When Aerosmith's Steven Tyler offered to help Nirvana's Kurt Cobain kick heroin, Cobain's response was savage: "This guy didn't have to die," Tyler later maintained

Kurt Cobain and Steven Tyler
(Image credit: Kurt Cobain - Gutchie Kojima/Shinko Music/Getty Images / Steven Tyler - Steve Granitz/FilmMagic)

"Take the best orgasm you've ever had, multiply by 1000, and you're still nowhere near it."

These are the words which Ewan McGregor's character Renton uses to explain the allure of heroin in Danny Boyle's 1996 film adaptation of Irvine Welsh's acclaimed debut novel Trainspotting. Three years later, this writer asked former heroin addict Steven Tyler, Aerosmith's frontman, whether he could relate to this.

"Oh no, it's much better than that," Tyler answered sincerely, before delivering a crucially important addendum. "At first..."

Speaking to People magazine in 1988, Tyler confessed that his own past drug use involved taking "heroin, coke, Valium, anything that anyone came near with."

"I have an addictive personality so I found certain drugs I loved and didn't stop to the point of hurting my children, hurting my life, hurting my family, hurting my band," he admitted on Fox News programme OBJECTified in 2018. "There was a point where I didn't have a band and I didn't care."

As he watched Nirvana's meteoric rise in the early '90s, Steven Tyler says he recognised the "pain" in Kurt Cobain's eyes and later discovered that Nirvana's frontman was using heroin. In a bid to try to help the younger musician avoid pitfalls of which he had personal experience, Aeromith's frontman went as far as contacting Nirvana's management in 1992 to enquire about getting Cobain's phone number to set up a heart-to-heart chat with the vocalist/guitarist.

In Everybody Loves Our Town, the definitive oral  history of grunge, Gold Mountain Entertainment's Janet Billig, recalled, "Right when It started coming out that Kurt was doing drugs, I remember Steven Tyler called and wanted to help. I told Kurt, Holy shit, Steven Tyler called my office and he wants to help you. Can I give him your number?' And he was like, 'Steven Tyler got to be a junkie for 18 fuckin' years. I've only been doing drugs for an hour'."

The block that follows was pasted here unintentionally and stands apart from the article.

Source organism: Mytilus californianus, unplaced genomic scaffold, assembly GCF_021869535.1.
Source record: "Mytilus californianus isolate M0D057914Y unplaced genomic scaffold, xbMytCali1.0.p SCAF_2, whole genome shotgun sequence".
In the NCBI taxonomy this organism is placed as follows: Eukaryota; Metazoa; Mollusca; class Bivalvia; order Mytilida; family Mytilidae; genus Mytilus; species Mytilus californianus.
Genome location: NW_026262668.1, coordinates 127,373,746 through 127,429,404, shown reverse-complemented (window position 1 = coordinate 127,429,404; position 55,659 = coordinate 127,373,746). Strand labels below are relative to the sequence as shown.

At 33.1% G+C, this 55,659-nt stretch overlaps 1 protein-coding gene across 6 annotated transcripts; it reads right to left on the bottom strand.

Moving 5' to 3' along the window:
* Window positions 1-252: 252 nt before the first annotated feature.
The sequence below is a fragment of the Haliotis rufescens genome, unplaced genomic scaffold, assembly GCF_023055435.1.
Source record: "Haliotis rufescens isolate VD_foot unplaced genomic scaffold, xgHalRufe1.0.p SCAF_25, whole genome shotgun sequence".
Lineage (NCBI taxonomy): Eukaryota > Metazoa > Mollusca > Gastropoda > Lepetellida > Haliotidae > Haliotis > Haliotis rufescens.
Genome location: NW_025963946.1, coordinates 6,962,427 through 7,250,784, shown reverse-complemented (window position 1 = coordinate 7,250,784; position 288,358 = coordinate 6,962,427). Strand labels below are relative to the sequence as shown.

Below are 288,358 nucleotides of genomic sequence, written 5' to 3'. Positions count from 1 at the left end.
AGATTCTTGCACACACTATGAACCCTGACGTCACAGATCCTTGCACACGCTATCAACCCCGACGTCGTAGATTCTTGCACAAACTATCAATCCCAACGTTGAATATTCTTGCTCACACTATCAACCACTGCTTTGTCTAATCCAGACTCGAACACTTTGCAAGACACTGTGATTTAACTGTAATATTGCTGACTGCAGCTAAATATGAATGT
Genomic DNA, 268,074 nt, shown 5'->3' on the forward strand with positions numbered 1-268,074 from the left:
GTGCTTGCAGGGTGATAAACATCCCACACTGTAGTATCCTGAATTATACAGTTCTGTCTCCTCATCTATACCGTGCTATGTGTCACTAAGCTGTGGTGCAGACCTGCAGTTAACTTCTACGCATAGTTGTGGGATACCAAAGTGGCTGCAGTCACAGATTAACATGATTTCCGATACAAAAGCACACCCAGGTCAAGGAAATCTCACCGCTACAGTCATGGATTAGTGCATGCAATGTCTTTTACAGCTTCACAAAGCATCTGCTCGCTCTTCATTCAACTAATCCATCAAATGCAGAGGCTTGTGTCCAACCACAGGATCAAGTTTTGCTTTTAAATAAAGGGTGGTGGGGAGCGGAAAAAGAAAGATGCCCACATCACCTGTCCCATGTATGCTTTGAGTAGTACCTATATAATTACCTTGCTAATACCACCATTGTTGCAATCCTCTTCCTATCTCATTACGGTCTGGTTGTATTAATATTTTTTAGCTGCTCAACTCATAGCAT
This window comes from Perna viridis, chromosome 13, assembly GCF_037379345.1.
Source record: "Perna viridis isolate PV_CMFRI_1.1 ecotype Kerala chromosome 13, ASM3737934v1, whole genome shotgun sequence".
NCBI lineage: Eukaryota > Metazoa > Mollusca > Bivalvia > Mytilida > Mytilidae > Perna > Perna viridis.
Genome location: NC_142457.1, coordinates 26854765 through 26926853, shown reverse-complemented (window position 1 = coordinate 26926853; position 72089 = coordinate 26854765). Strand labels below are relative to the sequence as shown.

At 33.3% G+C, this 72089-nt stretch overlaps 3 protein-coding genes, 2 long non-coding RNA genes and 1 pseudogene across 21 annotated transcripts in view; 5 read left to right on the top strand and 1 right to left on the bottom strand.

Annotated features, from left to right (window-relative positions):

Like many drug users, Cobain was somewhat in denial about the extent of his drug use.

"It’s not my fucking fault that anyone knows that I did heroin," he told Details magazine writer Gavin Edwards in July 1993. "I’ve never talked about it. When I’m high, it’s really obvious. That’s why I’ve never gone out in public on it. I tried as hard as I could to keep it from everyone.

"I just hope to God nobody is influenced to do drugs because of me," Cobain continued. "I definitely have a responsibility to talk negatively about heroin. It’s a really really evil drug—I think opiates are directly linked to Satan."

The singer then told Edwards that he was no longer capable of using heroin, stating, "now if I take heroin it makes me vomit right away." The very next week, on July 23, while in New York to play the Roseland Ballroom, the singer overdosed on 'Bodybag' heroin, and could have died but for the quick thinking of Nirvana's UK press officer Anton Brookes, and Kurt and Courtney’s nanny, Michael ‘Cali’ DeWitt.

This near-death experience may have been on Cobain's mind when he finally met Steven Tyler face-to-face the following month, backstage at Aerosmith's August 12 show at Portland Memorial Coliseum, in the company of Krist Novoselic and Dave Grohl. Tyler took Cobain aside and spoke about 12-Step recovery groups

"He wasn’t preaching,” Novoselic remembered to writer Charles Cross, as related in definitive Cobain biography Heavier Than Heaven, “just talking about similar experiences he’d been through. He tried to give him encouragement."

Within nine months, after discharging himself from a Los Angeles rehab facility, Cobain was found dead at his home in Seattle. Interviewed on US TV show Turning Point ( see below) the week after Cobain's body was found, Steven Tyler admitted, "I'm angry about Kurt. This guy didn't have to die."

Paul Brannigan
Contributing Editor, Louder

A music writer since 1993, formerly Editor of Kerrang! and Planet Rock magazine (RIP), Paul Brannigan is a Contributing Editor to Louder. Having previously written books on Lemmy, Dave Grohl (the Sunday Times best-seller This Is A Call) and Metallica (Birth School Metallica Death, co-authored with Ian Winwood), his Eddie Van Halen biography (Eruption in the UK, Unchained in the US) emerged in 2021. He has written for Rolling Stone, Mojo and Q, hung out with Fugazi at Dischord House, flown on Ozzy Osbourne's private jet, played Angus Young's Gibson SG, and interviewed everyone from Aerosmith and Beastie Boys to Young Gods and ZZ Top. Born in the North of Ireland, Brannigan lives in North London and supports The Arsenal.